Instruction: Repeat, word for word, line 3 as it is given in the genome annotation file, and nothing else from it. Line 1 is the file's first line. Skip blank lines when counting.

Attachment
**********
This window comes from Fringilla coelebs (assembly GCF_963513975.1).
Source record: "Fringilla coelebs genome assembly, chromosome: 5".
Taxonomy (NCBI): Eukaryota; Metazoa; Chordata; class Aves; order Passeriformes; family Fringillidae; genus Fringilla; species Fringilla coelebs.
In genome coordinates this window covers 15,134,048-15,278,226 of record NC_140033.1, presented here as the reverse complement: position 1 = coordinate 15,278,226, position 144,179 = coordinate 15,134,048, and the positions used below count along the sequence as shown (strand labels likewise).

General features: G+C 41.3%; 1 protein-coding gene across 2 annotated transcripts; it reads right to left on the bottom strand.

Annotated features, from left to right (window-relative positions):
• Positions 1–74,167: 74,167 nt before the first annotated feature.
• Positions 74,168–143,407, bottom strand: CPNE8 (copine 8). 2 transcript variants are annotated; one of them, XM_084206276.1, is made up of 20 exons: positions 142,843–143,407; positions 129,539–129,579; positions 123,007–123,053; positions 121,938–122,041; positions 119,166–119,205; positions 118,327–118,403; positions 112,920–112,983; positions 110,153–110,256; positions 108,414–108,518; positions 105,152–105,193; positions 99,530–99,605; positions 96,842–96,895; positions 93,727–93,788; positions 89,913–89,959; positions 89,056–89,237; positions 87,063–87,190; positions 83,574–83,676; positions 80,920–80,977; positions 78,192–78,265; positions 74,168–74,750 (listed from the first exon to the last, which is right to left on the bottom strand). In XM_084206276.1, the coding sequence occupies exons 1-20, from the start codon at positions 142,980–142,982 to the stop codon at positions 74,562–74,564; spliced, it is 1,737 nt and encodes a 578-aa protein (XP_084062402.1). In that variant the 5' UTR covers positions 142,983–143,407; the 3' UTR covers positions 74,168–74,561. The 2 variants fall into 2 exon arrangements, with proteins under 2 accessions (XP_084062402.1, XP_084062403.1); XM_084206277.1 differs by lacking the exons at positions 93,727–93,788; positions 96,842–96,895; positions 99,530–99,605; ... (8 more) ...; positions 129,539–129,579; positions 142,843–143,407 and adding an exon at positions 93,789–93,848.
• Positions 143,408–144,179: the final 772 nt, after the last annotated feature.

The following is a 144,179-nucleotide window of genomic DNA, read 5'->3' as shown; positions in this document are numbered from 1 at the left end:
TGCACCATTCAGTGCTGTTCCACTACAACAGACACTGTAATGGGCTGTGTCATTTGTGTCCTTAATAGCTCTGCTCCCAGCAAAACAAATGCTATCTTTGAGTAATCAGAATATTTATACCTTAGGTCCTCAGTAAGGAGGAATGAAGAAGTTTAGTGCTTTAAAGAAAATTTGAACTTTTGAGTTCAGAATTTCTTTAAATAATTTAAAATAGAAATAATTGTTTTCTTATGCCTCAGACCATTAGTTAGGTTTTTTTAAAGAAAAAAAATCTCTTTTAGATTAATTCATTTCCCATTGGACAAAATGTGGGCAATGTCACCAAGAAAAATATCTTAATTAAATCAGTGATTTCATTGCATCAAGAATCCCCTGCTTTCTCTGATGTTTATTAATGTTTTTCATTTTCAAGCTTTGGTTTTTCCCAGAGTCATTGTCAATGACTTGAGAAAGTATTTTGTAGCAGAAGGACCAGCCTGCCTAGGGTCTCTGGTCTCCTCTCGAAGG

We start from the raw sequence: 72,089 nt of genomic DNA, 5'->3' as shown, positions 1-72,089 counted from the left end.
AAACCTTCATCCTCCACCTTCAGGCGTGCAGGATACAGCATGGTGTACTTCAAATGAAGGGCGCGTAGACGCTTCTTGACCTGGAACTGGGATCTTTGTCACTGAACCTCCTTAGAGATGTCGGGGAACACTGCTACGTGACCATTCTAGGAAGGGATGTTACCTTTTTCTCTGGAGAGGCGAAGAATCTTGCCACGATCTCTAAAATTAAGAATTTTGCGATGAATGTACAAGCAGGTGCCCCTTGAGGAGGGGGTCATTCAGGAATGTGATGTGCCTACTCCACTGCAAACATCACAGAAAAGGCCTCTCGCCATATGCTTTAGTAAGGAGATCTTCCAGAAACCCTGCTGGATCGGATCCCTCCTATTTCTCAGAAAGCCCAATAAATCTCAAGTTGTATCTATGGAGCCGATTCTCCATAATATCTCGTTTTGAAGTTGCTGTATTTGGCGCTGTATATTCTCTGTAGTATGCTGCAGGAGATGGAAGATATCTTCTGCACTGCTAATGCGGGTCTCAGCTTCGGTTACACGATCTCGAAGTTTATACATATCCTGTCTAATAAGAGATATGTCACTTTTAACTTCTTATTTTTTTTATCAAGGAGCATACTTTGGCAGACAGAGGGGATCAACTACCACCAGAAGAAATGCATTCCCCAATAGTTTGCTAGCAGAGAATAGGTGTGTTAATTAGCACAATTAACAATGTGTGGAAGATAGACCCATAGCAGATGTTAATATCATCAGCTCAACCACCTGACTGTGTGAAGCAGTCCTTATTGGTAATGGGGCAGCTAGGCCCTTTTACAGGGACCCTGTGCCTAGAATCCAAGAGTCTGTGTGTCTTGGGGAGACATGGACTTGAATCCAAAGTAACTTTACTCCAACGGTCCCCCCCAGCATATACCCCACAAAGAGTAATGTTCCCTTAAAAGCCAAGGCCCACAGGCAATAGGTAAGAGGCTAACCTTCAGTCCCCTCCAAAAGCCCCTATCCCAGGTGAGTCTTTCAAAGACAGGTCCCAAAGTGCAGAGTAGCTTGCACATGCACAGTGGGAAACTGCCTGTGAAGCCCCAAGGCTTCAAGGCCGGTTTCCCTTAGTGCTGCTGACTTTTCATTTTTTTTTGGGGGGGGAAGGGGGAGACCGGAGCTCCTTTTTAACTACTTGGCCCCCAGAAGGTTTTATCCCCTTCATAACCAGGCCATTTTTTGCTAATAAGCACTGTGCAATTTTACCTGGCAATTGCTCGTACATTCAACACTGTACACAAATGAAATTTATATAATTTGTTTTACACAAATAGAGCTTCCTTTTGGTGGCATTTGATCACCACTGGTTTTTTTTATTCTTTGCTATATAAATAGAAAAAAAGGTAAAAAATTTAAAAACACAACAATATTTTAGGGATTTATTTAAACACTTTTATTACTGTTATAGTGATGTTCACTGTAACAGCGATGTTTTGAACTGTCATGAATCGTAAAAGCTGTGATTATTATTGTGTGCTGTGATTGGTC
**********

Taxonomy (NCBI): Eukaryota; Metazoa; Chordata; class Aves; order Passeriformes; family Fringillidae; genus Fringilla; species Fringilla coelebs.